9. Slowly increase the driving amplitude. At a certain amplitude the bubble becomes instable and vanishes: No ripples are visible. Turn the voltage lower a bit and create a new bubble.
  10. This is the big moment:
    Darken the surrounding light and look at the center of the flask. You should see a tiny blue-white dot, like you captured a little star from the night sky.
  11. If no glowing dot is visible: The microphone signal has to give a stable image of the ripples on the scope. Change the driving voltage and perhaps the frequency a bit to achieve that. Increase the driving voltage just below the instability border. You may change the frequency, too, but it isn't that critical.

Once you succeeded, you should be able to reproduce SBSL without difficulties. With this basic setup you may start experimenting. Investigate the parameter range where SBSL is visible. Try other flasks, other liquids (putting glycerine into the water improves SBSL),...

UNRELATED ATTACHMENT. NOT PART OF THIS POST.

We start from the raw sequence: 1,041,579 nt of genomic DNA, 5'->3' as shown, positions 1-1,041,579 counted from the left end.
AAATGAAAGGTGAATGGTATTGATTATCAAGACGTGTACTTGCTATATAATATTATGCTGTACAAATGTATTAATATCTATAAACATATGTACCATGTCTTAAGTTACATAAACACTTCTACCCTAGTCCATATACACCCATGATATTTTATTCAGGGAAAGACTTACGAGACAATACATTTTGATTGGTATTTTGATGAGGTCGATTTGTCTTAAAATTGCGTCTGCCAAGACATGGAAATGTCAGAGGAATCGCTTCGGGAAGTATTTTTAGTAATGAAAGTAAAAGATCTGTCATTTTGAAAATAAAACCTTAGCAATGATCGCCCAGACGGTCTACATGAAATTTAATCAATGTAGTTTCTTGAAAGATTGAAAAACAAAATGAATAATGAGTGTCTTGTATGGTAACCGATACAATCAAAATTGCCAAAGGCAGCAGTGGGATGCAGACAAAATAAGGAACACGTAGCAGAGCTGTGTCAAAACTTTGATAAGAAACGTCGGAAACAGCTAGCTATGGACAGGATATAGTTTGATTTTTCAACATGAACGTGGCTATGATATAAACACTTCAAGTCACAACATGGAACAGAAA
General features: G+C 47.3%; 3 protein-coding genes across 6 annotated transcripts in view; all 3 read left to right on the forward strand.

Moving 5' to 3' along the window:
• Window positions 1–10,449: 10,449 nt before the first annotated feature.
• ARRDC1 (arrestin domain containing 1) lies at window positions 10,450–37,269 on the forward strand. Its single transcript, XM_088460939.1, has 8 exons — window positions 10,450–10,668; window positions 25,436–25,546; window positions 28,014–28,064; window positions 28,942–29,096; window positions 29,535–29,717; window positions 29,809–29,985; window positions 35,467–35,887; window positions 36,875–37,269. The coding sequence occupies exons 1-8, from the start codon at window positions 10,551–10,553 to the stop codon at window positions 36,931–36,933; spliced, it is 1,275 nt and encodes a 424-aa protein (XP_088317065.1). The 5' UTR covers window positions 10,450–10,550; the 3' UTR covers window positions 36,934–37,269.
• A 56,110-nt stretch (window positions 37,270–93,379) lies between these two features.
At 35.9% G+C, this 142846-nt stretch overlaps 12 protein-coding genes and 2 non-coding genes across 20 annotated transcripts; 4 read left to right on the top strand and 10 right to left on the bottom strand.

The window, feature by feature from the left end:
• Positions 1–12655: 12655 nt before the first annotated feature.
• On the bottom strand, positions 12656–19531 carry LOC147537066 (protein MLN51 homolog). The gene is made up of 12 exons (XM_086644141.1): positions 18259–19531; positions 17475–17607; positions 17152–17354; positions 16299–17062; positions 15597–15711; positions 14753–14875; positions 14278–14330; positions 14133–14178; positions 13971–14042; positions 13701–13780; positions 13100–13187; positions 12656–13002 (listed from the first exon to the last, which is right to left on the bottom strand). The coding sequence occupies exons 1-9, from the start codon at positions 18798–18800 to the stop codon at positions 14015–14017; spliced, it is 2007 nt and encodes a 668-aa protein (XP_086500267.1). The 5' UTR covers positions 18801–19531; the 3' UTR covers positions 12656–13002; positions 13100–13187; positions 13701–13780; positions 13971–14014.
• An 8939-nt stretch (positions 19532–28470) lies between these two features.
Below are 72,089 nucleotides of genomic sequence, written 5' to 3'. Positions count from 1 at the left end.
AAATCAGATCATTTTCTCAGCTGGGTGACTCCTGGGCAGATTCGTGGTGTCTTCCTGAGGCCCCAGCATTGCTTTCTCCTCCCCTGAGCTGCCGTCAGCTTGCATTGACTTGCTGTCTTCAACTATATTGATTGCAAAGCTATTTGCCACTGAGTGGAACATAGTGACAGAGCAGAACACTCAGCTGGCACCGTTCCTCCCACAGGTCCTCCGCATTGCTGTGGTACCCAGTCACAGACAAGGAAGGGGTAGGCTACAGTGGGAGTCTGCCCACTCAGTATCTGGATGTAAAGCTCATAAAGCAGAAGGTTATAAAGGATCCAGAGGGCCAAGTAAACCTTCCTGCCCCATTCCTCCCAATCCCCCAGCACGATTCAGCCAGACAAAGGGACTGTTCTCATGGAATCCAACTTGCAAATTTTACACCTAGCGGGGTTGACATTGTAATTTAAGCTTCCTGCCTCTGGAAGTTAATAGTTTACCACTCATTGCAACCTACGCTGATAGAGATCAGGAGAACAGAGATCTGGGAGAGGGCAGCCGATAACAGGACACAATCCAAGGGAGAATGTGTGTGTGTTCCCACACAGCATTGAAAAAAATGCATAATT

Persuade many bubbles to glow:

  1. Fill the flask with water up to the neck.
  2. Find the acoustic resonance.
  3. Adjust the inductance.
  4. Increase the driving voltage until you hear a horrible screeching noise, which sounds like your flask is going to crack. Don't be surprised if it does... and don't touch any exposed connection. The sound is produced by cavitation, i.e. by imploding cavities in the water.
  5. Pay attention not to overheat the coil(s) or transducers.
  6. You need a very high driving amplitude (maybe some hundred volts). If your amplifier doesn't reach it: To double the voltage, feed the inverted signal to the second (stereo) amplifier channel and use the signal between the two live outputs.
  7. Darken your room completely. Adapt your eyes, which may take 15 minutes up to half an hour. Look at the flask or at least where you think your flask is (remember: the room is completely darkened). You will see a weak glowing in some areas of the water and sometimes flashes crossing the flask. This is the famous Multi Bubble Sonoluminescence.